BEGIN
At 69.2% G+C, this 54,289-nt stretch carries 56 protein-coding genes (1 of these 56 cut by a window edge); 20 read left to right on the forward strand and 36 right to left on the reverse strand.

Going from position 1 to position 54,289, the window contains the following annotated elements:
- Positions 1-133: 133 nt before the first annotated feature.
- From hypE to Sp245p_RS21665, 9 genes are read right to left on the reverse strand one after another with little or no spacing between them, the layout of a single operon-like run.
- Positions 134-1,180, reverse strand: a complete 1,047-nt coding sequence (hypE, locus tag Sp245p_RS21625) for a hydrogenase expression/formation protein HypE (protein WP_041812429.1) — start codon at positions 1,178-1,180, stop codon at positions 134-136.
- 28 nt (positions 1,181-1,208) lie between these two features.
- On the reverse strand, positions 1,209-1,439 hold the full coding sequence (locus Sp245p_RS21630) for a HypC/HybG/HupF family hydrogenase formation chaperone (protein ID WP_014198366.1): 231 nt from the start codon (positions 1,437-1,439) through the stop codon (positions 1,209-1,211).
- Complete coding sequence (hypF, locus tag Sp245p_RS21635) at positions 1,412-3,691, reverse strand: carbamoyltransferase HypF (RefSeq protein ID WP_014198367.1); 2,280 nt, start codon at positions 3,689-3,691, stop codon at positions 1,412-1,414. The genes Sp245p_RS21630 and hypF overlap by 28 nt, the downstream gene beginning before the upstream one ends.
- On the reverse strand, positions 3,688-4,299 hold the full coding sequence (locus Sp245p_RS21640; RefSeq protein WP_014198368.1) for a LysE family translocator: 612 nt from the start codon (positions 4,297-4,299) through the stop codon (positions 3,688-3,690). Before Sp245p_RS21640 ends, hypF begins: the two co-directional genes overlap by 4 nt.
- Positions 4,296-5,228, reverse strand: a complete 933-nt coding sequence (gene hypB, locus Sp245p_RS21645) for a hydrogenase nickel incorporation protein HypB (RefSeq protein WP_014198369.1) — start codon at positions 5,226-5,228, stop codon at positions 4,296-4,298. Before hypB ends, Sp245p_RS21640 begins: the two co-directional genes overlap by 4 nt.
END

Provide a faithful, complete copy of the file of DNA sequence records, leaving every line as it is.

At 69.2% G+C, this 54,289-nt stretch carries 56 protein-coding genes (1 of these 56 cut by a window edge); 20 read left to right on the forward strand and 36 right to left on the reverse strand.

Going from position 1 to position 54,289, the window contains the following annotated elements:
- Positions 1-133: 133 nt before the first annotated feature.
- From hypE to Sp245p_RS21665, 9 genes are read right to left on the reverse strand one after another with little or no spacing between them, the layout of a single operon-like run.
- Positions 134-1,180, reverse strand: a complete 1,047-nt coding sequence (hypE, locus tag Sp245p_RS21625) for a hydrogenase expression/formation protein HypE (protein WP_041812429.1) — start codon at positions 1,178-1,180, stop codon at positions 134-136.
- 28 nt (positions 1,181-1,208) lie between these two features.
- On the reverse strand, positions 1,209-1,439 hold the full coding sequence (locus Sp245p_RS21630) for a HypC/HybG/HupF family hydrogenase formation chaperone (protein ID WP_014198366.1): 231 nt from the start codon (positions 1,437-1,439) through the stop codon (positions 1,209-1,211).
- Complete coding sequence (hypF, locus tag Sp245p_RS21635) at positions 1,412-3,691, reverse strand: carbamoyltransferase HypF (RefSeq protein ID WP_014198367.1); 2,280 nt, start codon at positions 3,689-3,691, stop codon at positions 1,412-1,414. The genes Sp245p_RS21630 and hypF overlap by 28 nt, the downstream gene beginning before the upstream one ends.
- On the reverse strand, positions 3,688-4,299 hold the full coding sequence (locus Sp245p_RS21640; RefSeq protein WP_014198368.1) for a LysE family translocator: 612 nt from the start codon (positions 4,297-4,299) through the stop codon (positions 3,688-3,690). Before Sp245p_RS21640 ends, hypF begins: the two co-directional genes overlap by 4 nt.
- Positions 4,296-5,228, reverse strand: a complete 933-nt coding sequence (gene hypB, locus Sp245p_RS21645) for a hydrogenase nickel incorporation protein HypB (RefSeq protein WP_014198369.1) — start codon at positions 5,226-5,228, stop codon at positions 4,296-4,298. Before hypB ends, Sp245p_RS21640 begins: the two co-directional genes overlap by 4 nt.